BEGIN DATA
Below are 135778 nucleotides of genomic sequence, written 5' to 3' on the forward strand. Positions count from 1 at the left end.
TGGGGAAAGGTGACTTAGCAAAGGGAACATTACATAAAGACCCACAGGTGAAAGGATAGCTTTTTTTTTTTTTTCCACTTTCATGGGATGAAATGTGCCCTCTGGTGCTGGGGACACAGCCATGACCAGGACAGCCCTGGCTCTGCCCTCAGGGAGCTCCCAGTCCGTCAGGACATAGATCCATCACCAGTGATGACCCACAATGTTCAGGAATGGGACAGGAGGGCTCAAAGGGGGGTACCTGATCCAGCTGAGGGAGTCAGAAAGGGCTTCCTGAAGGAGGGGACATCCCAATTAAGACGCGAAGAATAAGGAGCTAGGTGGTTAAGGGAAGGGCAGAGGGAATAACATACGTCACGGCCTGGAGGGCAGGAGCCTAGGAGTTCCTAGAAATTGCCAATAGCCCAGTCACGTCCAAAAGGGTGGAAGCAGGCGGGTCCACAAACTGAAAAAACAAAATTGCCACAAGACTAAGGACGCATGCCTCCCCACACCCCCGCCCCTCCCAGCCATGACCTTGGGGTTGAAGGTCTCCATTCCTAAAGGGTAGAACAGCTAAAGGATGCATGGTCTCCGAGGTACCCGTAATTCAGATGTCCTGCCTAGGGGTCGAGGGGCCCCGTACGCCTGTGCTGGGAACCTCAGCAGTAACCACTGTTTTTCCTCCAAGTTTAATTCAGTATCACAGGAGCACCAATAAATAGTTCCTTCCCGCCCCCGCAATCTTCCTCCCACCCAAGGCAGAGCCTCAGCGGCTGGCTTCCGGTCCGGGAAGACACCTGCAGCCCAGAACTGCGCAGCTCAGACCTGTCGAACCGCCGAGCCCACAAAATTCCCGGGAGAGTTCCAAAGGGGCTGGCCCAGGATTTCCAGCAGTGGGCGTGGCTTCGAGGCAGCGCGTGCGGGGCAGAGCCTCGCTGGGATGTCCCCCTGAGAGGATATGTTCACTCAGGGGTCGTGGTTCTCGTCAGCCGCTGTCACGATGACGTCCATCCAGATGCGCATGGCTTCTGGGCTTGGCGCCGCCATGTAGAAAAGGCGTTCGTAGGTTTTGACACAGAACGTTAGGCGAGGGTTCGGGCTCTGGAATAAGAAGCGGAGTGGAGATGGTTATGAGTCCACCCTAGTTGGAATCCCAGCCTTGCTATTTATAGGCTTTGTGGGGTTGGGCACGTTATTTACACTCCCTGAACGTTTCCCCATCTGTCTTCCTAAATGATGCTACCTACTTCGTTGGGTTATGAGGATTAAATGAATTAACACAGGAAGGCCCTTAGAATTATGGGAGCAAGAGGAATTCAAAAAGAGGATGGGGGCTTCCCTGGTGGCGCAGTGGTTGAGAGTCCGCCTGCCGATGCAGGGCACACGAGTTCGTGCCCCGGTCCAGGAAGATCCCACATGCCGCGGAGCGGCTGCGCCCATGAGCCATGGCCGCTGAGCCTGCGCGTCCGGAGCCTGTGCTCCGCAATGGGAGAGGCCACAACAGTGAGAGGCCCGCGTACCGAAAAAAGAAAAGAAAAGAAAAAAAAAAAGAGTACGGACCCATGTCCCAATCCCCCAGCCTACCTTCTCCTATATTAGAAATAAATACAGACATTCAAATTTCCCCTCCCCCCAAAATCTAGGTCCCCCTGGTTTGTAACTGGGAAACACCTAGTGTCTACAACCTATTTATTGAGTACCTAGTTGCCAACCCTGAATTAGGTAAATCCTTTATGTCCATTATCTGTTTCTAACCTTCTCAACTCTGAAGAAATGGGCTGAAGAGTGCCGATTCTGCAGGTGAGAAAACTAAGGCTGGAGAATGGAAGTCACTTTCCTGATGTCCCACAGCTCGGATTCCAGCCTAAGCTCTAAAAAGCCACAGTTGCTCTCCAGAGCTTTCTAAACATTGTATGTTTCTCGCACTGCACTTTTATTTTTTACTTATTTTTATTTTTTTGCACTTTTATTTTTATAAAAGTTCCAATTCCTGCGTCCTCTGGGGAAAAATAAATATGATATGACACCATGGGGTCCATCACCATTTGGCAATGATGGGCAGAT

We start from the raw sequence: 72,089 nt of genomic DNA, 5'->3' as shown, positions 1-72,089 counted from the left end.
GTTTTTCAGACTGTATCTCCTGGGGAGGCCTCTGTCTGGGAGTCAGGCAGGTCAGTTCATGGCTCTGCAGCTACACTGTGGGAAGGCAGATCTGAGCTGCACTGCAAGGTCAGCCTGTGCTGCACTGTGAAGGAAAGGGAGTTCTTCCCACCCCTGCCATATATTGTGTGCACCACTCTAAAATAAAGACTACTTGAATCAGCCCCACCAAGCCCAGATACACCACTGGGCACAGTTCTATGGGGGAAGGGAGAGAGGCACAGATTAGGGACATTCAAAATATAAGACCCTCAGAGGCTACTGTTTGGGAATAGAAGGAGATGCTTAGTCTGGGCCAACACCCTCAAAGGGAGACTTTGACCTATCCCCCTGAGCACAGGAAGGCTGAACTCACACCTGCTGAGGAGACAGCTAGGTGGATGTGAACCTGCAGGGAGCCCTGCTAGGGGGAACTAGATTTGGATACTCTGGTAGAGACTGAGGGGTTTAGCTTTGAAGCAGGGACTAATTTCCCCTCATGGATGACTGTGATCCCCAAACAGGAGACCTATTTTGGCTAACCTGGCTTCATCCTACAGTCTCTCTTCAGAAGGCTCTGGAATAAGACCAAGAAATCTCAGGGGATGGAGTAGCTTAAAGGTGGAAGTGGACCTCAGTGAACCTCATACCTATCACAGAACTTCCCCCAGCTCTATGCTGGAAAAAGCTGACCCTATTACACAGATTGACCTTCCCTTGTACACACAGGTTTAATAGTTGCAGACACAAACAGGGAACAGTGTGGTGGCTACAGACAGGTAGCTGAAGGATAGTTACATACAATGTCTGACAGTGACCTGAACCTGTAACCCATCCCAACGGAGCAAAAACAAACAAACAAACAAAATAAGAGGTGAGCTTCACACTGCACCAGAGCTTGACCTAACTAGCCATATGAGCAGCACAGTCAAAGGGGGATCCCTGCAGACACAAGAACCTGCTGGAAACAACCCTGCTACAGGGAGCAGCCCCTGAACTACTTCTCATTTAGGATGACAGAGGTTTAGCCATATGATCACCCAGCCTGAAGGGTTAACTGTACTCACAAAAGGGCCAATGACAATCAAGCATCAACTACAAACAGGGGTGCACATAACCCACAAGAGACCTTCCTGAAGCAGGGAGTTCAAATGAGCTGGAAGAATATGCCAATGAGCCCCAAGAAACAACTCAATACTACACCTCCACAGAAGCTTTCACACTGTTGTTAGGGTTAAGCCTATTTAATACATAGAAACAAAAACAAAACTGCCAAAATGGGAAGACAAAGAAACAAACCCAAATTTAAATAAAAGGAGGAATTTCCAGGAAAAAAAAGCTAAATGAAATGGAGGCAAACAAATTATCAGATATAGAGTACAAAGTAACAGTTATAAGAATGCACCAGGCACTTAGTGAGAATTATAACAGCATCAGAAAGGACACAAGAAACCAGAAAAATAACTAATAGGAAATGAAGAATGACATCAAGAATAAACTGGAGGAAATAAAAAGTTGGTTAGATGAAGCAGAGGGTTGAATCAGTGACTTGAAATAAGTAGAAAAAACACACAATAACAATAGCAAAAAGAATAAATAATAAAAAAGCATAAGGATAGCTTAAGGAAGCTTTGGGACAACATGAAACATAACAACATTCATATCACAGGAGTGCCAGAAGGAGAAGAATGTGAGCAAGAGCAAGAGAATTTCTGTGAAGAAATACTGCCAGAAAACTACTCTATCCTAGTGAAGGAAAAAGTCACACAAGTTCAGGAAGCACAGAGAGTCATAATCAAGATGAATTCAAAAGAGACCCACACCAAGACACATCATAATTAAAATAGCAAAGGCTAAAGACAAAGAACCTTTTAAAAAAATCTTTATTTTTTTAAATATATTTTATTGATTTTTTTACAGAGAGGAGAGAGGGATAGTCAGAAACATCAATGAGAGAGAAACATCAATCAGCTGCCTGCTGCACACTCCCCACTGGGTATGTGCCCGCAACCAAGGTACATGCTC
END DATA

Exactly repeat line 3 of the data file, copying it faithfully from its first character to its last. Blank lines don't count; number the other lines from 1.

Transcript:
We start from the raw sequence: 72,089 nt of genomic DNA, 5'->3' as shown, positions 1-72,089 counted from the left end.